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Tips and Tricks from Matt Fawcett:

With over 100 performances notched throughout the Midwest, dynamic singer-songwriter Matt Fawcett is no stranger to festivals, charity events, churches and even house shows taking place in the living rooms of his biggest fans. His unique blend of country music with a contemporary Christian twist and a speck of bluegrass is influenced by some of the greatest songwriters and performers of our time, including Garth Brooks and Steven Curtis Chapman.

What is the biggest tip you followed when creating your sound?

Borrow from what you like and always be willing to try new things. We already know things that we like so it’s a good baseline to create something that is somewhat known, but always be willing to try something different. I do this a lot with effects or even different instruments. I know I like a certain guitar sound, but what if I took that same chain and applied it to my mandolin, or even used something that’s just laying around the garage as a percussive element. It keeps things fun, interesting and unique all while still being familiar enough that people can resonate with it.

How did your sound evolve from the start to the finish?

I think it’s still evolving quite a bit and will be a lot more even this year as I’m doing more releases in a shorter time frame. It’ll give me more chances to say things differently musically while all being produced in the same space.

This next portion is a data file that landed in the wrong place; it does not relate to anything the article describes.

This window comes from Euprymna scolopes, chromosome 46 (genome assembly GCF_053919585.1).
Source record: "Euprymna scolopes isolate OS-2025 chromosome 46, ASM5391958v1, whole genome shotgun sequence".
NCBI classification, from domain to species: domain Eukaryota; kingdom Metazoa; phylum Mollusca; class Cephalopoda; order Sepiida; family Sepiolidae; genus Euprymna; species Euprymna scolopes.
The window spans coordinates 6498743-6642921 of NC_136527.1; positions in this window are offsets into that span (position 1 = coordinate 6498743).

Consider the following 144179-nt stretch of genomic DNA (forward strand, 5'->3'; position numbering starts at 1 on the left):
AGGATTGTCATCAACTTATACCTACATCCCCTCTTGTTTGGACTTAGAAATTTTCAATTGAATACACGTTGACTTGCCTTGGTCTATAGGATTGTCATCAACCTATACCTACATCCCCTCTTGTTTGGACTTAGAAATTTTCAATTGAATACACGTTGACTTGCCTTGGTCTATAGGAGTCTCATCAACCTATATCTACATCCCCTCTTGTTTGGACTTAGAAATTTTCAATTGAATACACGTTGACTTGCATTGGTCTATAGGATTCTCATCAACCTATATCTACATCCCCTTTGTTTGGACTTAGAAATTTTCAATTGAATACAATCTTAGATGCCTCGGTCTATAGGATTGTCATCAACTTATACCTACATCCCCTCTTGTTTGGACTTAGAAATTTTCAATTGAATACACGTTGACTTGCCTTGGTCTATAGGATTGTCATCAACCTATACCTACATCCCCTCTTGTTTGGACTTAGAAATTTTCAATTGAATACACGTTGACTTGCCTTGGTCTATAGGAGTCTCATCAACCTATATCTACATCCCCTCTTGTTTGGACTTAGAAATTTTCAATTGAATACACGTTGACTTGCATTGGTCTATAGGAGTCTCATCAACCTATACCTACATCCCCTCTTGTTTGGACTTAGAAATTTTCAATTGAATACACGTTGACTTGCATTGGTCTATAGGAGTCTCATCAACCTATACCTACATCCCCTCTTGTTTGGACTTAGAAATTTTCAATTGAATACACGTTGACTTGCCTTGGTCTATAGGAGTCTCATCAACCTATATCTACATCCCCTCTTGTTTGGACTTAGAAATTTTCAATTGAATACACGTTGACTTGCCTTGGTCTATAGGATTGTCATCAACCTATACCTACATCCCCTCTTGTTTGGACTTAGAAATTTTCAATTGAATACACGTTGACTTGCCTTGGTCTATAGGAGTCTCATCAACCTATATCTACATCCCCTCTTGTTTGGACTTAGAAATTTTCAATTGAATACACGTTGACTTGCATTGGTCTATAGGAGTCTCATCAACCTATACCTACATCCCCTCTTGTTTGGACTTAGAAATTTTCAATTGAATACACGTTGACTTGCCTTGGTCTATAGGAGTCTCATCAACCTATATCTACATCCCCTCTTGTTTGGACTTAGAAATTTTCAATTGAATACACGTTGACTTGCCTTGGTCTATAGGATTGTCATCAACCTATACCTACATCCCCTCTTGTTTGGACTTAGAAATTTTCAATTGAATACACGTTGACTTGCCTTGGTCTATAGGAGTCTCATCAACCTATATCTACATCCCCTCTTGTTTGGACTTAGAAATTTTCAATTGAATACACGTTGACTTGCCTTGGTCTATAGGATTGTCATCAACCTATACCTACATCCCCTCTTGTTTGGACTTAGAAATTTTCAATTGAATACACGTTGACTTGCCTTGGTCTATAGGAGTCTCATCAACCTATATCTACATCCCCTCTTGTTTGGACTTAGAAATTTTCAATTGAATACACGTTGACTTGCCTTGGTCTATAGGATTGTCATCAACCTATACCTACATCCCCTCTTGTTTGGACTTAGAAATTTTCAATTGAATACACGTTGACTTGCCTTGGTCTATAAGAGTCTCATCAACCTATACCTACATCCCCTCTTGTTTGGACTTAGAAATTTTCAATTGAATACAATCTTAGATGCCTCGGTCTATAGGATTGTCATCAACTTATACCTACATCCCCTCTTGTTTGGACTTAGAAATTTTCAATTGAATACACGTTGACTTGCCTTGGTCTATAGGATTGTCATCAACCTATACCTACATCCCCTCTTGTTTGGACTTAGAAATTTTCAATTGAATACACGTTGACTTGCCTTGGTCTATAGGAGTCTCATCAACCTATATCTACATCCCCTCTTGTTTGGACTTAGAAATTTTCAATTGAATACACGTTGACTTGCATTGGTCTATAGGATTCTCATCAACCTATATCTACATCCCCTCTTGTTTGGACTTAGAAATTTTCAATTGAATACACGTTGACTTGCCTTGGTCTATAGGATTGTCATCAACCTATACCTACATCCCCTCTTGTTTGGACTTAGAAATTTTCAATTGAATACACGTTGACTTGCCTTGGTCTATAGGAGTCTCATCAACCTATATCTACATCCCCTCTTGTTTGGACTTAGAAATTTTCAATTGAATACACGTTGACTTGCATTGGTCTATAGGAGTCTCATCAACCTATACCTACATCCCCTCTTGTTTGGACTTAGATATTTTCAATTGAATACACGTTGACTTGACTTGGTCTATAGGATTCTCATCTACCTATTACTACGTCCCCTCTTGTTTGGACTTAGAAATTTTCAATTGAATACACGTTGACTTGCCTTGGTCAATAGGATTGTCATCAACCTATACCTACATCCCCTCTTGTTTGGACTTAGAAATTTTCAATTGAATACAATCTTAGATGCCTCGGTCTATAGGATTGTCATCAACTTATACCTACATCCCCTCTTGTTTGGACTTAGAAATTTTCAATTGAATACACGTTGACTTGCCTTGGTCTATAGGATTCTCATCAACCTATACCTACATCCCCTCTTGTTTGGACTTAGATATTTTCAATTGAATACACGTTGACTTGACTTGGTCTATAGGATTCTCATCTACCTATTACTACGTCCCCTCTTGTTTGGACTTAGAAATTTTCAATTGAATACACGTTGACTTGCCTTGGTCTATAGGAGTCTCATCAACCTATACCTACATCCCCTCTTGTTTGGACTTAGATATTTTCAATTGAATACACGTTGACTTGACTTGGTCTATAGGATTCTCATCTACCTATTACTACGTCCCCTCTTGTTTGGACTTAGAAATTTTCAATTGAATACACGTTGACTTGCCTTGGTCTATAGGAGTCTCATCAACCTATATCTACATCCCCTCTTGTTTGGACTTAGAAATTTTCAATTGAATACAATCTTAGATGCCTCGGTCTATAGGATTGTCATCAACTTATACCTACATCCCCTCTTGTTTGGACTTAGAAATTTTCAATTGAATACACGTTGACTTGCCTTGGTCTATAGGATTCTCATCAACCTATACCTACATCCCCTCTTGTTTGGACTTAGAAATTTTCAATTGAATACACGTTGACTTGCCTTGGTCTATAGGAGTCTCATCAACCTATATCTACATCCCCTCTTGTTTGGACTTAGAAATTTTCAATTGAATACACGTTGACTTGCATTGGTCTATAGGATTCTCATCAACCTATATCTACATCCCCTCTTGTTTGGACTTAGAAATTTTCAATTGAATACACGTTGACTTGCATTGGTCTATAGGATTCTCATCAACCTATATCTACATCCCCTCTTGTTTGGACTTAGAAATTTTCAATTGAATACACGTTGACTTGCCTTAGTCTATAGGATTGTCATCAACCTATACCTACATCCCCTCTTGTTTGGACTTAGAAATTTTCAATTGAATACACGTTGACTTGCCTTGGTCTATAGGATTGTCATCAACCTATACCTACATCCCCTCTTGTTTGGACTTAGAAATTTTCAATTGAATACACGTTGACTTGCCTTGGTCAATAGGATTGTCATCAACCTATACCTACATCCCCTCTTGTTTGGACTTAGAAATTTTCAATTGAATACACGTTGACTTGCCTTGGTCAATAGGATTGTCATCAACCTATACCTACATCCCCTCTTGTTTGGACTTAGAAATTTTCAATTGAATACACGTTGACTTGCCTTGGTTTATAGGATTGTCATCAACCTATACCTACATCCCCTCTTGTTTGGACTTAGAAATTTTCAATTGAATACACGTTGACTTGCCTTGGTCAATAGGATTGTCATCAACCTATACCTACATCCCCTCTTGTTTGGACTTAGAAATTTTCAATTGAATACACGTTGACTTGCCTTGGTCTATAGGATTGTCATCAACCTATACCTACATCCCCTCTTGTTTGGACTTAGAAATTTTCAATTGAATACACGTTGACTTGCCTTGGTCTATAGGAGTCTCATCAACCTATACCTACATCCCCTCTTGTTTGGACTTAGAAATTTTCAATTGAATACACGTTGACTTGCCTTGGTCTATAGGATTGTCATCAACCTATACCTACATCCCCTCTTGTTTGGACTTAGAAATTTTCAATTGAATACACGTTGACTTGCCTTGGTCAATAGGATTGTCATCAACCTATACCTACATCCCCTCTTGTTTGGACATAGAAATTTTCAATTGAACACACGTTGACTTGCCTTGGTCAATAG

Any tricks up your sleeve when making your latest music?

I’m a big fan of trying to base my songs around groove. I want people to feel the music and for it to be a full experience and not just a lyrical one, so one thing that I use quite a bit is tempo synced delays so that I can have a very simple element that continues to lend itself to more of the groove than just the one part. I also will take things out of a mix after I’ve created it just to hear whether or not it’s actually necessary. Sometimes it is and sometimes it’s not. Not everything that is created serves the song and that’s okay. What makes a good song great is one that only has in it what it needs.

Was there a collection of ideas that you had or did you have a really specific idea on the music?

I typically start off with a thought or idea for a theme of the song and then work backwards from there trying to make sure that how that idea is represented is actually supporting the idea of the song.

How much time do you demand of yourself to focus on your music?

I set aside time every week specifically for songwriting and just playing guitar, piano and singing. When I have a recording project that I’m working on, or more gigs coming up, I will be playing and practicing for those on top of my regular time of playing and practicing so I do spend a lot of time getting prepared to be able to play and sing at the highest level I can.

Do you have any tips or tricks for our audience on how to manage your time when it comes to making sure your music is on track for release?

Set deadlines and stick to them. I just finished reading a really life changing book that was given to me by a good friend. The book is called “The Miracle Morning” and it really forced me to realize that the best thing I can do with my time is be grateful for it. If I truly want to love my audience and the world around me, I can’t just want to get my music out there, but I have to make it happen so I can be the best that I can be. Will there be projects that I “finish” that aren’t perfect? Yup! Every song I put out I have second thoughts on, but it staying on a computer drive won’t help anyone.

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